Logo of Phnom Penh Post newspaper Phnom Penh Post - Violent image still poses problem in Hong Kong

Violent image still poses problem in Hong Kong

Violent image still poses problem in Hong Kong

Despite the Minister of Tourism's upbeat projections for the country's tourism

industry, travel agents in Hong Kong say Cambodia still conjures up images of

horror and war for most people.

"Package Tour of Killing Fields" and

"Horror Prison" reads an advertisement in a leading daily Hong Kong newspaper. A

trip to Angkor Wat is billed as an optional extra but costs more.

Jacqui

Donaldson, manager of promotions and public relations at Dragonair, an airline

which operates two direct flights a week to Phnom Penh, says visitors fear they

will be shot at in Cambodia.

"People are terrified of going there. They

have no idea of what else to expect," says Donaldson, adding that Dragonair,

which uses A320 airbuses, has only had a quarter of its seats booked since the

service started on Aug 3 last year.

Hong Kong travel agent William Lau,

who sells a Cambodia package trip through Marvel Tours, has never been to

Cambodia does not know any Cambodians, and believes he is unable to paint a more

positive picture of Cambodia for travelers.

But, Peter Chan, country

manager of Dragonair, believes the situation will improve. All flights over

Easter are full and they have reduced the cost of a return ticket from $701 to

$450, to compete with Cambodia International Airlines' fare of $403.

"People aren't thinking so much now about Khmer Rouge and security," he

claims. "These days they're thinking more about Angkor Wat."

Nevertheless, discouraging articles continue to appear in Hong Kong

newspapers. The Eastern Express, Hong Kong's newest English-language newspaper,

carried a front page story on Phnom Penh in its feature section last week. A

half-page photograph shows a dark street with soldiers armed with assault rifles

arresting a frightened motorcyclist.

"Cambodia is losing the battle

against crime and corruption," the story reads, after giving details about car

thefts with gunmen bursting into compounds demanding car keys. The story tells

of travelers on the Mekong river being robbed by pirates, and French tourists

being attacked by armed bandits after being dragged from their car. The new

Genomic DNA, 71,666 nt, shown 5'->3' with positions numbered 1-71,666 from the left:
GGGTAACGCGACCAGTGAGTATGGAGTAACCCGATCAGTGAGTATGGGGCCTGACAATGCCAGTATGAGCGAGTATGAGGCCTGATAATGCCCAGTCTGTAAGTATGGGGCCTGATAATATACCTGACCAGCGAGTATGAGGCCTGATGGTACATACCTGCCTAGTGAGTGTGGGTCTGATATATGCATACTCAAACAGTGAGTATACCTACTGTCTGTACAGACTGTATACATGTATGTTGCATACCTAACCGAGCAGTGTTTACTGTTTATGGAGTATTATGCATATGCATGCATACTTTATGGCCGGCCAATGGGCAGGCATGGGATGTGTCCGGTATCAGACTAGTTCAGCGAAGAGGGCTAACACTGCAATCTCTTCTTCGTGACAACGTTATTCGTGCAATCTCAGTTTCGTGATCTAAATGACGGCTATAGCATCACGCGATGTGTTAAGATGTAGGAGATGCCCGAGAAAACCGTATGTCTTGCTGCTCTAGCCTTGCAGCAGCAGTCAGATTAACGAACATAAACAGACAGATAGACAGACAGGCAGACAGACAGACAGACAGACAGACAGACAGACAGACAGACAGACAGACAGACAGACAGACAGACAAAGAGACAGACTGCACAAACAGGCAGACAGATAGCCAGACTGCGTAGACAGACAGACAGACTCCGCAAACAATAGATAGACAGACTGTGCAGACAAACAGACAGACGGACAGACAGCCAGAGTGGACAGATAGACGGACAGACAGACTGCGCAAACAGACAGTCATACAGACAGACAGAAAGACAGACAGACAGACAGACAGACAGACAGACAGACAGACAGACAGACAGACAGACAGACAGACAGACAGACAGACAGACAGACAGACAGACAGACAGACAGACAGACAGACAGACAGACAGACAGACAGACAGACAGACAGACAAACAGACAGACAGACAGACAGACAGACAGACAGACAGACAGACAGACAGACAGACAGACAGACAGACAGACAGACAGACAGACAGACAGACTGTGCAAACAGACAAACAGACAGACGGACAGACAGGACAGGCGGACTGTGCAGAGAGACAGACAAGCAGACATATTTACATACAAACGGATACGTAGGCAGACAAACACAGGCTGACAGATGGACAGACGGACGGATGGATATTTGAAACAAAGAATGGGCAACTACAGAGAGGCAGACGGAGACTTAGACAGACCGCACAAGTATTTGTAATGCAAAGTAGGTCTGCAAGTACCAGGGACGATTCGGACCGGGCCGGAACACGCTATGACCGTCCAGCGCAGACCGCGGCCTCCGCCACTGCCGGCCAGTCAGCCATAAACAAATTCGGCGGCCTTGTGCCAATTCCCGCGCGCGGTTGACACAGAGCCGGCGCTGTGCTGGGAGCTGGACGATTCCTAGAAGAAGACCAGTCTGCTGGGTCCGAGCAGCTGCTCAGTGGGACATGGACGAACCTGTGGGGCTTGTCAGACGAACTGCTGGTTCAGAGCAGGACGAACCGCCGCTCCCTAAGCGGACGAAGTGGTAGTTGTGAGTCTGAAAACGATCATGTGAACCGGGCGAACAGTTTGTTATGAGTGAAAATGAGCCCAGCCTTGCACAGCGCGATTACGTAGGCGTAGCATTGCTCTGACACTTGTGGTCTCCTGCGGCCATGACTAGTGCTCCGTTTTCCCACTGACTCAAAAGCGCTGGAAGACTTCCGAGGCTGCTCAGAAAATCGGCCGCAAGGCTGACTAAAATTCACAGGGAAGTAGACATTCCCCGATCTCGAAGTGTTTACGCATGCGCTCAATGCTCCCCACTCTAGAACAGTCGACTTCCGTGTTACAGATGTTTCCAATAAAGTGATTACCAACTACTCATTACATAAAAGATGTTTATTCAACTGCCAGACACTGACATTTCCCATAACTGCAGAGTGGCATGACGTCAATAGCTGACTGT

government, the story claims, "is rotten to the core".

But the country's

bad image could soon change if Tan Mau Ieng succeeds in his ambition to promote

his homeland. Tan, one of the few Cambodians living in Hong Kong, runs a travel

agency. He hopes more travelers will put Cambodia on their itinerary if he can

become the main Cambodian Tourist Office and Consulate. "I can do propaganda for

the country and encourage tourists."

He has already approached the Vice

Minister of Foreign Affairs, Uch Kiman, with his proposal. He also is liaising

with the country's new airline, Royal Air Cambodge, in a plan to become their

official representative in Hong Kong.

His agency, located in Prat

Avenue, close to other travel agencies in busy Nathan Road in Kowloon, is

currently known as Vietnam Travel Development Company. With Indochina as its

focus, it will shortly be renamed. Tan took it over last year at a cost of HK$1

million, and already has clients such as Princess Bopha Devy, who passes through

Hong Kong en route to Beijing to visit her father, King Sihanouk.

"Hong

Kongers think that it's still war in Cambodia," admits Tan, who left Cambodia

for France in 1970. He returned to Asia a year ago. "But Chinese businesses here

are interested in Cambodia," he says, "particularly since China has such a good

relationship with the King," says Tan who speaks fluent Cantonese, Mandarin,

French, Khmer, English and Chow Tchou, a dialect.

MOST VIEWED

  • Hun Sen: Stop Russia sanctions

    Prime Minister Hun Sen said sanctions against Russia as a result of its military offensive in Ukraine should be stopped as they have produced no tangible results, and predicted that a global food crisis would ensue in 2023 as a consequence. Speaking to an audience at

  • Chinese tourists 2.0 – Coming anytime soon?

    Regional tourism is grappling with the absence of the prolific travellers and big spenders – the Chinese tourists. Cambodia, which has welcomed over two million Chinese tourists before Covid-19, is reeling from the economic loss despite being the first to fully open last November ‘To put

  • PM reflects on shoe throwing: Free speech or act of violence?

    Prime Minister Hun Sen on May 17 questioned whether a man who threw a shoe at him while he was in the US was exercising freedom of expression or if it was an act of hostility. Hun Sen was referring to an incident last week when

  • Siem Reap’s Angkor Botanical Garden opens

    The Angkor Botanical Garden was officially opened on May 19 with free entry for both local and international visitors for the first six weeks. The garden was established on a nearly 15ha plot of land in Siem Reap. “After the first six weeks, Angkor Botanical Garden

  • Pub Street on the cards for Battambang

    The Battambang Provincial Authority has announced that it is considering establishing a Pub Street in the area around the heritage buildings in Battambang town in a bid to attract more tourists. Battambang provincial governor Sok Lou told The Post that the establishment of a Pub

  • Hun Sen: Don’t react to hostility

    Prime Minister Hun Sen urged tolerance and thanked members of the Cambodian diaspora for not reacting to the hostility on display towards him by others while he was in the US to attend the May 12-13 ASEAN-US Special Summit in Washington, DC. In an audio